This last week, the Supreme Court heard oral arguments on the signature immigration case involving the undocumented community, United States v. Texas.
The litigation started when President Obama announced he was using his executive authority to expand Deferred Action. Deferred Action derives from the executive’s legal authority to enforce immigration law. Since at least 1956, every U.S. President has granted temporary immigration relief to one or more groups in need of assistance. Like his predecessors, President Obama is not providing a permanent legal status to anyone – only Congress is able to do that.
He first initiated a specialized Deferred Action program called Deferred Action for Childhood Arrivals (DACA), in 2012, allowing young undocumented high school graduates to apply. About 640,000 undocumented youth have taken advantage of this program which has allowed them to get legal work authorization, driver’s licenses, bank accounts, credit cards and pay taxes due to a better ability to make a legal income. In November 2014, Mr. Obama announced a similar program called Deferred Action for Parenthood Accountability (DAPA) that would apply to undocumented persons who had US citizen or LPR children in the United States as of the announcement. This new extension could impact up to 5-6 million individuals.
The state of Texas and 25 other states have sued based on the alleged financial impact of having to handle a large number of individuals who would now be eligible for a driver’s license and the cost of driver’s licenses to the state. The 5th Circuit court upheld the original court’s decision to agree with Texas. It is now up to the Supreme Court to make a final decision.
Oral arguments are an interesting time because you can see what types of questions the judges are asking and get a better ‘read’ on what their positions might be. It is clear the more liberal side of the court – Justices Breyer, Ginsburg, Sotomayor, and Kagan – will likely be in favor of overruling the 5th Circuit in favor of President Obama’s authority to issue the executive action. There are only two of four conservative judges that could possibly vote in President Obama’s favor – Chief Justice Roberts and Justice Kennedy. Judges Alito and Thomas are clearly against.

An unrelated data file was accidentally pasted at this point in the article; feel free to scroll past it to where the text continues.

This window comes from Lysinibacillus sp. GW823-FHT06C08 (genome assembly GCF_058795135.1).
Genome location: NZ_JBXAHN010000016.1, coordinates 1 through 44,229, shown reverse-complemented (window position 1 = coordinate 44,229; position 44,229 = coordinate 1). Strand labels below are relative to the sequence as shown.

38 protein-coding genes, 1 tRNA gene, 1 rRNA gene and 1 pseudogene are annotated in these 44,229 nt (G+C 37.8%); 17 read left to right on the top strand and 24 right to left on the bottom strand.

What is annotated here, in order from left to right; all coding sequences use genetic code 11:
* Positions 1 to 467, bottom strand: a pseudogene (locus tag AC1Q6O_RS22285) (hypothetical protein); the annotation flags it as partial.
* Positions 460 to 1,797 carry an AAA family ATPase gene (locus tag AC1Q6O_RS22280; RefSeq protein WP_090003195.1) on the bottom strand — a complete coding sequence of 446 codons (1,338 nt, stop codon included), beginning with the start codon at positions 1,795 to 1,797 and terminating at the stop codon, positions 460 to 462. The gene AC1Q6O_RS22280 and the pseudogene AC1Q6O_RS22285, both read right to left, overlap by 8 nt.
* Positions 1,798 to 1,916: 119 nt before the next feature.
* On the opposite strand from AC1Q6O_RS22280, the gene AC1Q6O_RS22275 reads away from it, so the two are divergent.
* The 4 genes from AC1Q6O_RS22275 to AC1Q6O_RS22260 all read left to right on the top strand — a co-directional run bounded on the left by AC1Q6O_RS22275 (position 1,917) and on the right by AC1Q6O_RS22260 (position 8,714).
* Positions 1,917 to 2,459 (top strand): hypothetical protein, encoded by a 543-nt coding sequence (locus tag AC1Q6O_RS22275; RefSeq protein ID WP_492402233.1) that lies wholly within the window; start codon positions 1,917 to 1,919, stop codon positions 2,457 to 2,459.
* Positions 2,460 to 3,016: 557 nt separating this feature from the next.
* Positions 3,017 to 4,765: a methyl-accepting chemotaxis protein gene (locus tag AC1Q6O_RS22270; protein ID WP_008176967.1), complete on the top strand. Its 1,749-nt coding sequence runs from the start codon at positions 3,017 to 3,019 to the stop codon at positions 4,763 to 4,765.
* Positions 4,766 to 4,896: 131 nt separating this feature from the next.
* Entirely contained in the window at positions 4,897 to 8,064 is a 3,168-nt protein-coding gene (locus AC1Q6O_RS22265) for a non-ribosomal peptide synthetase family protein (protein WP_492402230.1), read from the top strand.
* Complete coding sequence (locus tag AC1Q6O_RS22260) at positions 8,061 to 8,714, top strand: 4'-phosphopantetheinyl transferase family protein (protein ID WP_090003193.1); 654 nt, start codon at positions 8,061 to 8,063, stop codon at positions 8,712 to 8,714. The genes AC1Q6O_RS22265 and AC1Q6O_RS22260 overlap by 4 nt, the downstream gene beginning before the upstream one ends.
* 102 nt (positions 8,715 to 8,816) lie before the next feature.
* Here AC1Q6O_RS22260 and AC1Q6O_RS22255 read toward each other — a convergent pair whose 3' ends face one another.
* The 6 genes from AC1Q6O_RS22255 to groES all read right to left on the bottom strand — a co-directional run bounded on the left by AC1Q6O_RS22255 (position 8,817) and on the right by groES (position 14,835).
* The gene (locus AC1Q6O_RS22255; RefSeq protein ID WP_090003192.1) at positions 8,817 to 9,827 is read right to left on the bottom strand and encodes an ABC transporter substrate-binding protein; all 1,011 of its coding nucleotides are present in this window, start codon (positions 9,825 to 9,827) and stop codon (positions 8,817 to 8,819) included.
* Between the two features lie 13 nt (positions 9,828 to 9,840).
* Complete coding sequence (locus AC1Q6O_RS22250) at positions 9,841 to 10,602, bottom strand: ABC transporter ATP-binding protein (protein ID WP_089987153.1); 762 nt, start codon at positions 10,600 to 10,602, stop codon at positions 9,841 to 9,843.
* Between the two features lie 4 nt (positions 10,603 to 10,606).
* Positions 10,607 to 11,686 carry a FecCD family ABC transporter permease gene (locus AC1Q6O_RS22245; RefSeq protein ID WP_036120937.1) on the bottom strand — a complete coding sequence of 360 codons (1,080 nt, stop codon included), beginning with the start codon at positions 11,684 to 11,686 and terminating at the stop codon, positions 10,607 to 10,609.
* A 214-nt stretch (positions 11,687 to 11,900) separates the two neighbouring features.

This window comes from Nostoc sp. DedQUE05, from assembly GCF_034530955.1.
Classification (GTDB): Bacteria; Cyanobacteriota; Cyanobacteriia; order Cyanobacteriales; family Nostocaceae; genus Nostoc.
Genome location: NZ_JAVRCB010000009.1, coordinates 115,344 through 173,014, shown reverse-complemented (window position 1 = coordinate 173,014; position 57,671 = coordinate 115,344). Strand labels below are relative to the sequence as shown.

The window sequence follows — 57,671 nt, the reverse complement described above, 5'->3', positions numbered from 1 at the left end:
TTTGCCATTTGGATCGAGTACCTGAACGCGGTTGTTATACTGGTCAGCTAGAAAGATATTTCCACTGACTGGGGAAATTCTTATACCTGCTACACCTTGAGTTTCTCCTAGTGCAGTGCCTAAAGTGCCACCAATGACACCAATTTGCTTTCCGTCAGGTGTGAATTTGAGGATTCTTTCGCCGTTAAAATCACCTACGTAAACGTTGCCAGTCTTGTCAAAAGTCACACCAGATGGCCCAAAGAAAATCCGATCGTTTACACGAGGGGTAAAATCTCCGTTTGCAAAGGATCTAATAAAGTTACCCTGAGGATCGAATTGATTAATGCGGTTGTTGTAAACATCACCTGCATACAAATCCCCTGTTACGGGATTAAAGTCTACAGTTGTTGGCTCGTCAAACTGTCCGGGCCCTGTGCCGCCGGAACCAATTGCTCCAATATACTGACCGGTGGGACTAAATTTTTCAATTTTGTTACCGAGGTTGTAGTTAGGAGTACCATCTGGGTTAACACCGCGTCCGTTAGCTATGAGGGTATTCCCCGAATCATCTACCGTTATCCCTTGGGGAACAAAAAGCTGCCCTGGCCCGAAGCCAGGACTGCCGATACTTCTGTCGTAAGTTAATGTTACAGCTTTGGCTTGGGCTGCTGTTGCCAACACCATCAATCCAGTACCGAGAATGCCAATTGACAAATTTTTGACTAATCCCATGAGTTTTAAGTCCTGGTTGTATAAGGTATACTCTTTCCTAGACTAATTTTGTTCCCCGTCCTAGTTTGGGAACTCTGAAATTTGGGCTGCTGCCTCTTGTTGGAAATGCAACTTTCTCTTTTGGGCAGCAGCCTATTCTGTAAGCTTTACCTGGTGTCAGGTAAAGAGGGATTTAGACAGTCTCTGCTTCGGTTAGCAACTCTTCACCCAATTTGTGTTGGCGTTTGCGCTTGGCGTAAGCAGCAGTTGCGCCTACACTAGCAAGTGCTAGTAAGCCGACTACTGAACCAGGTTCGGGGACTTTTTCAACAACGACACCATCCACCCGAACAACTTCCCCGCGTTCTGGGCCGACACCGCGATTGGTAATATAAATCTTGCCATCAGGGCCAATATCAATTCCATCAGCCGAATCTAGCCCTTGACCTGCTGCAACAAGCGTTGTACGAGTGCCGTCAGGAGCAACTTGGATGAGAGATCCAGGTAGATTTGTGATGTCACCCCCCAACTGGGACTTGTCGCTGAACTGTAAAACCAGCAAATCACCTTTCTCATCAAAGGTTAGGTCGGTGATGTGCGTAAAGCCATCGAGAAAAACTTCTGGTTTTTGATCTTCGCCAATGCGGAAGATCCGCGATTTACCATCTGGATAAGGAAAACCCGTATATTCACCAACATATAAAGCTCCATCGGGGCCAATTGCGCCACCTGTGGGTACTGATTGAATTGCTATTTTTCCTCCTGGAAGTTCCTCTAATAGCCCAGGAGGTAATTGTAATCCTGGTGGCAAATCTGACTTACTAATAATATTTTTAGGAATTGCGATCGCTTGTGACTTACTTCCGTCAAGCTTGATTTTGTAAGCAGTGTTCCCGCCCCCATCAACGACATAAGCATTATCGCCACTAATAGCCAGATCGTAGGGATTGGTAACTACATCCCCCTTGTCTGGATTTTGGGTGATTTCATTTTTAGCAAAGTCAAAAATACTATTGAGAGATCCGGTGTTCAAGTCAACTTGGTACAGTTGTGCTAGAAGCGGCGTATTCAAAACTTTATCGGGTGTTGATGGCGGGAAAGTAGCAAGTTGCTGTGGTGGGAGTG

What is interesting was that during oral arguments, Justice Kennedy was not happy with the fact that millions of people with such a quasi-status or “lawful presence” would be given work authorization. Also, Justice Roberts asked a lot of questions about standing – meaning Texas and the states’ ability to even bring forth a claim at all. There is a good argument to throw the case out on standing grounds because the harm supposedly Texas is talking about is futuristic and also not a huge sum of money. Also it could be the Court’s nightmare because it would be condoning states to sue the President whenever it believed some regulation or rule it did not like would negatively impacted it in any way. Judge Kennedy actually asked questions on standing that seemed to favor the executive branch.
If Justice Roberts or Kennedy believes that Texas and the states do not have standing, then the case will get dismissed and the Executive Action will proceed. If Roberts and Kennedy join the other two against, then a 4-4 decision will result in the 5th Circuit decision holding and therefore, no Executive Action as is, could proceed. There could be more complicating nuances to either of these decisions, but this is the simplistic gist. This is all the insight we will get from the justices until the decision comes out in mid- to late-June. I am hopeful for a 5-4 decision in favor.
For updates on DAPA and the Supreme Court case United States v. Texas, stay tuned for more blogs or call Denver attorney Catherine O Brown at 303-322-2117.